Explore health content from A to Z.
I need information about...
Return to Index
Click image for more info
Skin is punctured by a narrow sharp object (e.g., a nail, pencil, toothpick)
Needlesticks: Any needlestick from a used or discarded needle should be reported immediately to the doctor. In some cases, medicines should be started to prevent transmission of the HIV (AIDS) virus.
Foot Punctures through Athletic Shoes: Puncture wounds into the bottom of the foot have a risk of infection of approximately 4%. This increases to 25% in patients with puncture wounds through athletic (tennis) shoes into the bottom of the foot near the toes. Pain persisting greater than 4-5 days after the injury is suggestive of infection.
Pencil Lead Punctures: Pencil lead is actually graphite (harmless), not poisonous lead. Even colored leads are nontoxic. However, they will cause a tattoo and should be scrubbed out.
Animal caused it, see ANIMAL BITE
It looks infected, see WOUND INFECTION
Skin is cut or scraped (not punctured), see SKIN INJURY
FIRST AID Advice for Bleeding: Apply direct pressure to the entire wound with a clean cloth.
FIRST AID Advice for Shock: Lie down with feet elevated.
Puncture on the head, neck, chest, back, or abdomen that may go deep
You think you have a serious injury
Puncture on the head, neck, chest, abdomen that isn't deep
Puncture overlying a joint
Tip of the object is broken off and missing
Feels like something is still in the wound
Can't stand (bear weight or walk) on punctured foot
Needle stick from used injection needle, and you were possibly exposed to another person's blood
Sharp object was very dirty (e.g., a barnyard)
Setting was dirty and puncture occurred on bare foot
Dirt (debris) that can be seen in the wound is not gone after 15 minutes of scrubbing
Wound looks infected (redness, red streaks, swollen, tenderness)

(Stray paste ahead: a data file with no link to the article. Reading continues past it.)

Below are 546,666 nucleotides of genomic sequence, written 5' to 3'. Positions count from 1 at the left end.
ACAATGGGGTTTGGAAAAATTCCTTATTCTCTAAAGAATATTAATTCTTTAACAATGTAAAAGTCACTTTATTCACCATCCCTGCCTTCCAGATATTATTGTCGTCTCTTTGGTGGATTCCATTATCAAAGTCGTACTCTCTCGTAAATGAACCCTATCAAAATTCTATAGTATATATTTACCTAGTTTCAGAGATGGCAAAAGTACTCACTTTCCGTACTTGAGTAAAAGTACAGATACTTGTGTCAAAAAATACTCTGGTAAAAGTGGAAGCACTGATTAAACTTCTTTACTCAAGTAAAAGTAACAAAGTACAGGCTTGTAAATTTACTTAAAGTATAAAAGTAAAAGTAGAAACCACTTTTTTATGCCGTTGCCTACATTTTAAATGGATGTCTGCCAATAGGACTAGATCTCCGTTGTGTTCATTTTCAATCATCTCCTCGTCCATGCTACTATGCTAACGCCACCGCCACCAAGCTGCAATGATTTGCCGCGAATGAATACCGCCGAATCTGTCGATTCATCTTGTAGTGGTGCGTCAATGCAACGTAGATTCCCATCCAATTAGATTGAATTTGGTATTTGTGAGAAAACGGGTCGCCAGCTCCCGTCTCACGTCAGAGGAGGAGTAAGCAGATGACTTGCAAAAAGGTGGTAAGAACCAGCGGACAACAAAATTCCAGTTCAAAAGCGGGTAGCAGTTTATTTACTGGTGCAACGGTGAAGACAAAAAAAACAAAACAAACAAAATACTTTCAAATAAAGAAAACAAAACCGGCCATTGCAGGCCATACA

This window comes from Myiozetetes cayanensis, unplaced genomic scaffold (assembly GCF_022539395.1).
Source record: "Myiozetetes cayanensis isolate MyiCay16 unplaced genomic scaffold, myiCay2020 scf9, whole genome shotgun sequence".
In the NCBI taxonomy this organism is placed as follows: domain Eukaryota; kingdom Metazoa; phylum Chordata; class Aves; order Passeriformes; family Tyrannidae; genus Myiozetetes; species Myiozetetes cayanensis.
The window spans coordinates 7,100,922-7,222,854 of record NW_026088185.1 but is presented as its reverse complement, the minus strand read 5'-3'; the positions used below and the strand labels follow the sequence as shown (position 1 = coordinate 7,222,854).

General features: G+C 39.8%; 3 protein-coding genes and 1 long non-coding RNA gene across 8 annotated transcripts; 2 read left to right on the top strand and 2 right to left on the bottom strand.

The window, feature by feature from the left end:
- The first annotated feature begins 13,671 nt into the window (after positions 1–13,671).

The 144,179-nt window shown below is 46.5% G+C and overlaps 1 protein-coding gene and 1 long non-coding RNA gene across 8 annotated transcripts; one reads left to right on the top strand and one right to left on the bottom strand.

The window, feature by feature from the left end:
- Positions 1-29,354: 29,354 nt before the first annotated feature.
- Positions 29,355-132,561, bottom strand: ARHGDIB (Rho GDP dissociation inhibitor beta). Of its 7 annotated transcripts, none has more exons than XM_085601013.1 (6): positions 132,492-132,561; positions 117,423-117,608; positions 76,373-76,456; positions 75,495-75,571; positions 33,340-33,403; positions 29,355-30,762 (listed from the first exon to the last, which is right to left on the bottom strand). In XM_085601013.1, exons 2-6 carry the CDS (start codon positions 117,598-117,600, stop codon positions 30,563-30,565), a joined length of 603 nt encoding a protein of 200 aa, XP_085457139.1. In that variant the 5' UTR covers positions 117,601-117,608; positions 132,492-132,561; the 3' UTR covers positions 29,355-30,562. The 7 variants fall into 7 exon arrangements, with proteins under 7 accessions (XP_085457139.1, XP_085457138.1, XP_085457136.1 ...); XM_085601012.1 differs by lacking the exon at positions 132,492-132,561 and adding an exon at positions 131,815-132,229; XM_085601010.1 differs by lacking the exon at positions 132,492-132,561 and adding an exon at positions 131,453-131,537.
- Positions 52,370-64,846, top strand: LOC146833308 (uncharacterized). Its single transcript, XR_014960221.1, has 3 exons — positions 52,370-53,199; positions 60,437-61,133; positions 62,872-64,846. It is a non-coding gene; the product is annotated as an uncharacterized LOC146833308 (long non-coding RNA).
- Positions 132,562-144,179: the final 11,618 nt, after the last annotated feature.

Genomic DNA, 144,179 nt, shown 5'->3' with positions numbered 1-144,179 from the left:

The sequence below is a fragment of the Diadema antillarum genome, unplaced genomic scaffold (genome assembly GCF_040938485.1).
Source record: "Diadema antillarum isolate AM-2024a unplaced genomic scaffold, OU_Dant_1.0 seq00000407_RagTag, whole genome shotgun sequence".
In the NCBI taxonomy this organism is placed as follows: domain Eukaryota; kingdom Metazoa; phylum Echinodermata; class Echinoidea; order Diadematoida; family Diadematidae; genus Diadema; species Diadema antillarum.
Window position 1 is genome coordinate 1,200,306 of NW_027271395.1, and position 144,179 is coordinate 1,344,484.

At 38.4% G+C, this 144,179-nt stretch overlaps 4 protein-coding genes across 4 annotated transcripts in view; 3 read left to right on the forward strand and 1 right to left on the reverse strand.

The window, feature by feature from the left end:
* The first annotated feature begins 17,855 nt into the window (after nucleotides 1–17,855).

No previous tetanus shots
You think you need to be seen
Diabetic and puncture wound of foot
Last tetanus booster was over 5 years ago
You have other questions or concerns
Puncture through shoe (e.g., tennis shoe) and into bottom of foot
Pain has not improved after 3 days
Minor puncture wound and you don't think you need to be seen
Cleansing: Wash the wound with soap and warm water for 15 minutes. For any dirt or debris, scrub the wound back and forth with a washcloth to remove it.
Trimming: Cut off any flaps of loose skin that seal the wound and interfere with drainage or removing debris. Use a fine scissors, after cleaning them with rubbing alcohol.
Antibiotic Ointment: Apply an antibiotic ointment and a Band-Aid to reduce the risk of infection. Re-soak the area and re-apply an antibiotic ointment every 12 hours for 2 days.
For pain relief, take acetaminophen, ibuprofen, or naproxen.
Acetaminophen (e.g., Tylenol):
Take 650 mg by mouth every 4-6 hours. Each Regular Strength Tylenol pill has 325 mg of acetaminophen.
Another choice is to take 1,000 mg every 8 hours. Each Extra Strength Tylenol pill has 500 mg of acetaminophen.
The most you should take each day is 3,000 mg.
Ibuprofen (e.g., Motrin, Advil):
Take 400 mg by mouth every 6 hours.
Another choice is to take 600 mg by mouth every 8 hours.
Use the lowest amount that makes your pain feel better.
Naproxen (e.g., Aleve):
Take 250-500 mg by mouth every 12 hours.
Acetaminophen is thought to be safer than ibuprofen or naproxen in people over 65 years old. Acetaminophen is in many OTC and prescription medicines. It might be in more than one medicine that you are taking. You need to be careful and not take an overdose. An acetaminophen overdose can hurt the liver.
Caution: Do not take acetaminophen if you have liver disease.
Caution: Do not take ibuprofen or naproxen if you have stomach problems, kidney disease, are pregnant, or have been told by your doctor to avoid this type of medicine. Do not take ibuprofen or naproxen for more than 7 days without consulting your doctor.
Before taking any medicine, read all the instructions on the package
Expected Course: Puncture wounds seal over in 1 to 2 hours. Pain should resolve within 2 days.
Call Your Doctor If:
Dirt in the wound persists after 15 minutes of scrubbing
It begins to look infected (redness, red streaks, tenderness, pus, fever)
Pain becomes severe
You become worse
Copyright © 2015 Baylor Health Care System All Rights Reserved. |
3500 Gaston Avenue, Dallas, TX 75246-2017 | 1.800.4BAYLOR